News Wrap: Equifax data hacked for roughly 143 million Americans

Nation

JUDY WOODRUFF: In the day's other news: The U.S. Senate approved more than $15 billion in Hurricane Harvey relief, nearly double what the House had passed. The Senate bill also raises the federal debt ceiling and funds the government through early December. It returns to the House tomorrow for final approval.

We will return to this story after the news summary.

The credit monitoring firm Equifax reports a major new data breach. The company says that it could affect roughly 143 million Americans, or more than a third of the U.S. population. Between May and July, cyber-intruders gained access to everything from customer names to Social Security numbers to addresses.

President Trump today issued a new warning to North Korea to stop launching missiles and testing nuclear weapons. He spoke at an afternoon news conference, and said U.S. military action is still an option.

PRESIDENT DONALD TRUMP: Is it inevitable? Nothing is inevitable. It'll be great if something else could be worked out. We would have to look at all of the details, all of the facts. So I would prefer not going the route of the military, but it's something certainly that could happen.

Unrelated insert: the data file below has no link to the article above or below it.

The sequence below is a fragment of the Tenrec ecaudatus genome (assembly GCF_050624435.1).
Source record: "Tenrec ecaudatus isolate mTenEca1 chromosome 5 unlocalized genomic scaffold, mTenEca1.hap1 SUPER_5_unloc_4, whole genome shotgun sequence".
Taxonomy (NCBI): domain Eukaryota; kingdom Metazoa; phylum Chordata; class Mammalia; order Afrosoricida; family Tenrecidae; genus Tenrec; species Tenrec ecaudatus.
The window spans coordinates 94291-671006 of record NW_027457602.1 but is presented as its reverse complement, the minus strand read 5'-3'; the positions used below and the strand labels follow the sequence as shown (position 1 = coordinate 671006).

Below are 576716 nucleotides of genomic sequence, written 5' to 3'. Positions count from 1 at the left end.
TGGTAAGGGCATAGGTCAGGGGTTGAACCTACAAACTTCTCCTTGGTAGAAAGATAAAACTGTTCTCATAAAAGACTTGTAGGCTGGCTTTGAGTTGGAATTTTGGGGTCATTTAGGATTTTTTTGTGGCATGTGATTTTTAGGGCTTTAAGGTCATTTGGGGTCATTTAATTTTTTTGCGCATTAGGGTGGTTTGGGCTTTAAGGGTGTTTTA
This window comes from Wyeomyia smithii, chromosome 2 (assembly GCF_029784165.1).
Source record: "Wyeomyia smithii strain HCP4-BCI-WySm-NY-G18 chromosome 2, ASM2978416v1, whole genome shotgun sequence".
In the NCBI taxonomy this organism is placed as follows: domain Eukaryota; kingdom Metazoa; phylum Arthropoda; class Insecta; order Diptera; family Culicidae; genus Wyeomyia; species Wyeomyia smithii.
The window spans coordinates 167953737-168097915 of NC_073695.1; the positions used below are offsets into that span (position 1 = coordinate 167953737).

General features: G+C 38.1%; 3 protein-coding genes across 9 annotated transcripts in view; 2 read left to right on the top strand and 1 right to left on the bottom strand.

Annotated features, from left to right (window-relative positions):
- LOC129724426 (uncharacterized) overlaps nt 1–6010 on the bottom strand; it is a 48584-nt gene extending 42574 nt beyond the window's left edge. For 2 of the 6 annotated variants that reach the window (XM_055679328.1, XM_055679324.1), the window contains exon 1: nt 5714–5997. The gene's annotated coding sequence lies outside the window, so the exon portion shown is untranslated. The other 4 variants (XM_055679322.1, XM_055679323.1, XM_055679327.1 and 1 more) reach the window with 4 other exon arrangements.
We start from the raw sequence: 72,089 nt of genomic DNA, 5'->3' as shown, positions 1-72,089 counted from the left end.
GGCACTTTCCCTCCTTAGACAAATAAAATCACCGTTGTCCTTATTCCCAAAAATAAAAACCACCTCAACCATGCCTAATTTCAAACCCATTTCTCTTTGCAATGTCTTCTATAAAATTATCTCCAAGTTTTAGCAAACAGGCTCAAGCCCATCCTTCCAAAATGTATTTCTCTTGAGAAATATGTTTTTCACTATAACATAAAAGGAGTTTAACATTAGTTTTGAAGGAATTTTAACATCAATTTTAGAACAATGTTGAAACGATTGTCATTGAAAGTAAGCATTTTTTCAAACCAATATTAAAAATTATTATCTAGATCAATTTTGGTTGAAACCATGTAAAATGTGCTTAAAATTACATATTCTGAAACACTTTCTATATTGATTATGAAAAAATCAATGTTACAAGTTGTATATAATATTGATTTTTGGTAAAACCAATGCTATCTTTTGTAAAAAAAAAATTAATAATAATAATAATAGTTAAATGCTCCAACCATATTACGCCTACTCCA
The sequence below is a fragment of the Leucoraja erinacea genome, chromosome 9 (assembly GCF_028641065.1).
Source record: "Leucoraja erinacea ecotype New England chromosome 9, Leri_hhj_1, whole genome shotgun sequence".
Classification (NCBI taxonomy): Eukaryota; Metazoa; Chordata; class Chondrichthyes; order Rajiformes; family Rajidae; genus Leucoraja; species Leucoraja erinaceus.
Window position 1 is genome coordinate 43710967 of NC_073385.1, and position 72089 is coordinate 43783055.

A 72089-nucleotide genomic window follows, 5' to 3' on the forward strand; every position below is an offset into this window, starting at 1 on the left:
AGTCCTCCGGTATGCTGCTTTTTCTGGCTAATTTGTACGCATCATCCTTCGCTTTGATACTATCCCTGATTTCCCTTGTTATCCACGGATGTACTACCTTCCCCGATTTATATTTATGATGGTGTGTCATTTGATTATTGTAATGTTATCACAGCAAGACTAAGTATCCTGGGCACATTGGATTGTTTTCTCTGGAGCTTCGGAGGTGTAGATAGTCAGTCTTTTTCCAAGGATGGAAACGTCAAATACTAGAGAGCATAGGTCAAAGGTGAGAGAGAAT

JUDY WOODRUFF: The North had its own warning today against any new sanctions. In a statement, the government in Pyongyang said: "We will respond to the barbaric plotting and pressure by the United States with powerful countermeasures of our own."

Meanwhile, in South Korea, 300 protesters clashed with police. The trouble erupted as the South deployed more U.S. missile defense launchers.

Syria says that Israeli warplanes staged an air raid in Western Syria today. A number of reports said the target was connected to the regime's chemical weapons program. The site is near the Mediterranean coast, in an area heavily defended by Syria's Russian and Iranian allies. The Israelis wouldn't confirm or deny the strike.

Back in this country, Donald Trump Jr. again denied coordinating with Russians during the presidential campaign. The Associated Press cited his prepared remarks to Senate investigators.

In them, the president's son acknowledged he met with a Russian lawyer last summer, and hoped for damaging information on Hillary Clinton. But he also said — quote — "I didn't collude with any foreign government and do not know of anyone who did."

U.S. Education Secretary Betsy DeVos called today for an overhaul of how colleges investigate sexual assaults. She charged that Obama-era guidelines encourage intimidation and coercion of the accused, and force schools to go too far. DeVos signaled major changes are coming, but she gave no details.

And on Wall Street, the Dow Jones industrial average lost almost 23 points to close at 21784. The Nasdaq rose four, and the S&P 500 slipped about half-a-point.

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